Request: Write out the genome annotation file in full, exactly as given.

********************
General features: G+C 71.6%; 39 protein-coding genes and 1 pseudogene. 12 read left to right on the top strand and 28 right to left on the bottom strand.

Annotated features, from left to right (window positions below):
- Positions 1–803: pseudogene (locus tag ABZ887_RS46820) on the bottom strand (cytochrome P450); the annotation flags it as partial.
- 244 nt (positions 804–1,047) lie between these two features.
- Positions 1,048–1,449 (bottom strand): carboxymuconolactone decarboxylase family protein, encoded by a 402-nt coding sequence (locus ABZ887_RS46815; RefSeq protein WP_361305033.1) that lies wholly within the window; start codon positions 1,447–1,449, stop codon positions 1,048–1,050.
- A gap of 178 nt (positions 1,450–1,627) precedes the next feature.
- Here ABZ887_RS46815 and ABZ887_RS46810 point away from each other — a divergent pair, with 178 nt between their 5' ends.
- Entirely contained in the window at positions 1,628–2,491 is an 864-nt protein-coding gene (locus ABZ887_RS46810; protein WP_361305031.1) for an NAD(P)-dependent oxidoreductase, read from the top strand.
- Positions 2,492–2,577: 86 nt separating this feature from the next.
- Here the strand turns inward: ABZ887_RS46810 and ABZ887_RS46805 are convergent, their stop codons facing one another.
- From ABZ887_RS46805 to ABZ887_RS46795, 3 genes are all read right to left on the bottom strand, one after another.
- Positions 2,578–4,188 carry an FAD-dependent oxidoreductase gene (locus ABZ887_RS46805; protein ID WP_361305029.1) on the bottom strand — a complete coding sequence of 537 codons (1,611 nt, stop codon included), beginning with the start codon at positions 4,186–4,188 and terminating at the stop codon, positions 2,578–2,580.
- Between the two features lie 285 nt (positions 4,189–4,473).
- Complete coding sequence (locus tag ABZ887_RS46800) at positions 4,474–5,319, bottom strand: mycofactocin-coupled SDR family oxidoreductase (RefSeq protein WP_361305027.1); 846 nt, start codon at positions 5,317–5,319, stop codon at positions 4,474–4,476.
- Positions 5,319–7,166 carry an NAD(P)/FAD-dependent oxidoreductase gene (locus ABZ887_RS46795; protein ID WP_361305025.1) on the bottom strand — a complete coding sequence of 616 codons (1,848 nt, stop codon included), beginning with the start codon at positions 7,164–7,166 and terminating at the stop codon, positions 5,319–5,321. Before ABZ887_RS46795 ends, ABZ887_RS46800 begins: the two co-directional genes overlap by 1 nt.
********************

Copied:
General features: G+C 71.6%; 39 protein-coding genes and 1 pseudogene. 12 read left to right on the top strand and 28 right to left on the bottom strand.

Annotated features, from left to right (window positions below):
- Positions 1–803: pseudogene (locus tag ABZ887_RS46820) on the bottom strand (cytochrome P450); the annotation flags it as partial.
- 244 nt (positions 804–1,047) lie between these two features.
- Positions 1,048–1,449 (bottom strand): carboxymuconolactone decarboxylase family protein, encoded by a 402-nt coding sequence (locus ABZ887_RS46815; RefSeq protein WP_361305033.1) that lies wholly within the window; start codon positions 1,447–1,449, stop codon positions 1,048–1,050.
- A gap of 178 nt (positions 1,450–1,627) precedes the next feature.
- Here ABZ887_RS46815 and ABZ887_RS46810 point away from each other — a divergent pair, with 178 nt between their 5' ends.
- Entirely contained in the window at positions 1,628–2,491 is an 864-nt protein-coding gene (locus ABZ887_RS46810; protein WP_361305031.1) for an NAD(P)-dependent oxidoreductase, read from the top strand.
- Positions 2,492–2,577: 86 nt separating this feature from the next.
- Here the strand turns inward: ABZ887_RS46810 and ABZ887_RS46805 are convergent, their stop codons facing one another.
- From ABZ887_RS46805 to ABZ887_RS46795, 3 genes are all read right to left on the bottom strand, one after another.
- Positions 2,578–4,188 carry an FAD-dependent oxidoreductase gene (locus ABZ887_RS46805; protein ID WP_361305029.1) on the bottom strand — a complete coding sequence of 537 codons (1,611 nt, stop codon included), beginning with the start codon at positions 4,186–4,188 and terminating at the stop codon, positions 2,578–2,580.
- Between the two features lie 285 nt (positions 4,189–4,473).
- Complete coding sequence (locus tag ABZ887_RS46800) at positions 4,474–5,319, bottom strand: mycofactocin-coupled SDR family oxidoreductase (RefSeq protein WP_361305027.1); 846 nt, start codon at positions 5,317–5,319, stop codon at positions 4,474–4,476.
- Positions 5,319–7,166 carry an NAD(P)/FAD-dependent oxidoreductase gene (locus ABZ887_RS46795; protein ID WP_361305025.1) on the bottom strand — a complete coding sequence of 616 codons (1,848 nt, stop codon included), beginning with the start codon at positions 7,164–7,166 and terminating at the stop codon, positions 5,319–5,321. Before ABZ887_RS46795 ends, ABZ887_RS46800 begins: the two co-directional genes overlap by 1 nt.